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Zuma buoyed by Mandela's progress

Updated: 2013-06-13 08:15
By Agencies in Cape Town and Johannesburg ( China Daily)

Zuma buoyed by Mandela's progress

Nelson Mandela celebrates as his country wins its bid to become the first African nation to host a football World Cup in Zurich, Switzerland, in 2004. Qi Heng / Xinhua

South African President Jacob Zuma said on Wednesday he is happy with Nelson Mandela's progress, following what he called a "difficult few days" for the 94-year-old anti-apartheid hero who is being treated in hospital for a recurring lung infection.

Mandela, South Africa's first black president who ruled from 1994 to 1999, remained under intensive care at a Pretoria hospital for a fifth day on Wednesday battling a potentially deadly lung infection.

"We fully understand and appreciate the global interest in this world icon," Zuma told parliament.

"We urge South Africans and the international community to continue to keep president Mandela and the medical team in their thoughts and prayers."

Mandela's "serious" condition has reinforced a creeping realization among South Africa's 53 million people that they will one day have to say goodbye to the father of the "Rainbow Nation".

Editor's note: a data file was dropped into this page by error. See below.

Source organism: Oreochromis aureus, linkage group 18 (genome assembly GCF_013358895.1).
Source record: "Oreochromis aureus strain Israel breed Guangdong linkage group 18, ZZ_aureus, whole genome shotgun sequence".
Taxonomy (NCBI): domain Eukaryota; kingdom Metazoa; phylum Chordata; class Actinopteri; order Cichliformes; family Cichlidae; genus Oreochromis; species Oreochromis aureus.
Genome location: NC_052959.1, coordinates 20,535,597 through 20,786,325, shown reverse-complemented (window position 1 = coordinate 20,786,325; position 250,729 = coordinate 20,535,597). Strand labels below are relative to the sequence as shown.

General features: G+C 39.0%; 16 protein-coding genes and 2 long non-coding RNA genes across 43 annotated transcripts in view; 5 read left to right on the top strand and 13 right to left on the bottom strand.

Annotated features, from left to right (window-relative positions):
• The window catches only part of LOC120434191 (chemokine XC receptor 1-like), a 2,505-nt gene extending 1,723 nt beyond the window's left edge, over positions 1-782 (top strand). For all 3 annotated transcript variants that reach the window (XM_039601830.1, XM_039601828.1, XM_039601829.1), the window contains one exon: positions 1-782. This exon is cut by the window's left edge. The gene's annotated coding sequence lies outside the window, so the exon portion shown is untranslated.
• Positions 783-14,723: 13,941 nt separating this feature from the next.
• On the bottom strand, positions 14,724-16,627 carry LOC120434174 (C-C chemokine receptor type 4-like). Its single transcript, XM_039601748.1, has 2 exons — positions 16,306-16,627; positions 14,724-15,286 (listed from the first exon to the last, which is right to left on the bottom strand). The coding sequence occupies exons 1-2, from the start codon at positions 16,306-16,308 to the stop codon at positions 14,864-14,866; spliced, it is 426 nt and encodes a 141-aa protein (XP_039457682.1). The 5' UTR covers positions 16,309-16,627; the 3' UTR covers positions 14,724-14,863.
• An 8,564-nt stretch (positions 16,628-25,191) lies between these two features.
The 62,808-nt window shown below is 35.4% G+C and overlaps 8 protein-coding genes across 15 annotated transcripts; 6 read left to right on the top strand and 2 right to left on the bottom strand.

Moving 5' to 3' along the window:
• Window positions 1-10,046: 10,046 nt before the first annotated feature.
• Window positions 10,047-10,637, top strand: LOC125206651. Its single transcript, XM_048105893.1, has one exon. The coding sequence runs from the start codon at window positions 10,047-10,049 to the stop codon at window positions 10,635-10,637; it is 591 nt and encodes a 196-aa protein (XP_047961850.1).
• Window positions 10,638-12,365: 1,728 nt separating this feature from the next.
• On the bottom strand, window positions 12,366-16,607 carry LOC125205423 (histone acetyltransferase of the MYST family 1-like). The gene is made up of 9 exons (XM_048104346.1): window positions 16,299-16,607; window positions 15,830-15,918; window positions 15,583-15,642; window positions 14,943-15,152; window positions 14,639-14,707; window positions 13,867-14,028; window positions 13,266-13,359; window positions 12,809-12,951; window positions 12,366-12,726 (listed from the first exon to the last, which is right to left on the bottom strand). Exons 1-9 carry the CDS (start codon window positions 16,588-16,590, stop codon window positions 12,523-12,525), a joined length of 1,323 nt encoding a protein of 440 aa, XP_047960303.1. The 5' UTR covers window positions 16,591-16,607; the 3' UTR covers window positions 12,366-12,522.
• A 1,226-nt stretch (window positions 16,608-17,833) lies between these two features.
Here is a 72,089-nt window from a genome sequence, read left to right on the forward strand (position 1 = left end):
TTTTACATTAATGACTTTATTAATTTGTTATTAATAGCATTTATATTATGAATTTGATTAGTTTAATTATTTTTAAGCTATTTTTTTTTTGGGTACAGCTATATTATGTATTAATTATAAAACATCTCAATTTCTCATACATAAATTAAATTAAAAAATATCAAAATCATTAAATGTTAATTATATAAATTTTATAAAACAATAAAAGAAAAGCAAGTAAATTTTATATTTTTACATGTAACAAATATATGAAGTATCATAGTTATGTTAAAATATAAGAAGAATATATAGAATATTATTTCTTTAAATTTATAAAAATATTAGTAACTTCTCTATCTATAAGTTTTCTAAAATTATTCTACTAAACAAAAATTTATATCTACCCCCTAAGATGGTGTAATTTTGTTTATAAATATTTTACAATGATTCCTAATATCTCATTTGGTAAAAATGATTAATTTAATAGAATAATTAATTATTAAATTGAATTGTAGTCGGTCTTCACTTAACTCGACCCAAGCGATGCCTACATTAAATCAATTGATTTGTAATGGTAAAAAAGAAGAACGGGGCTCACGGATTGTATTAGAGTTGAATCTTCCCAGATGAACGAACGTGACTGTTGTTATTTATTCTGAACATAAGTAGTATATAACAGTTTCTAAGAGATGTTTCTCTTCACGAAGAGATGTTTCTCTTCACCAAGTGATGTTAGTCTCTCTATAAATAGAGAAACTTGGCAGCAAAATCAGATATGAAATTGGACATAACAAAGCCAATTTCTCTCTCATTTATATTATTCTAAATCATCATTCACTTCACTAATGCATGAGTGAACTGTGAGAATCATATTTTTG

His eldest daughter, Zenani, who is South Africa's ambassador to Argentina, was seen entering the heavily guarded clinic on Wednesday where only close family members are being allowed.

Zenani as well as the elder statesman's two other daughters, Makaziwe and Zindzi, and his ex-wife, Winnie Madikizela-Mandela, have visited him daily this week.

His current wife, Graca Machel, called off a trip to London last week to be with her ailing husband.

Zuma will visit him "as soon as his diary allows", his spokesman told State radio. Wednesday was laced with meaning for South Africans as it marked the day 49 years ago that Mandela was sentenced to life in prison for conspiring to overthrow the apartheid government.

He spent 27 years in prison during white racist rule and was freed in 1990.

His latest health scare has been met with a growing acceptance that the Nobel Peace Prize laureate may be nearing the end of his life.

In Mthatha, a town near Mandela's home village of Qunu, Robert Slabbert said his death will be a big loss for South Africa and the world.

"He's changed the whole country so he's going to be really missed," he added.

Mandela has a long history of lung problems since being diagnosed with early-stage tuberculosis in 1988, while in prison on windswept Robben Island, near Cape Town. This is his fourth hospital stay since December.

Two months ago he was discharged after treatment for pneumonia.

In December he underwent surgery to remove gallstones as he recovered from a lung infection. In March he was admitted for a scheduled overnight check-up before returning to the hospital later that month for 10 days.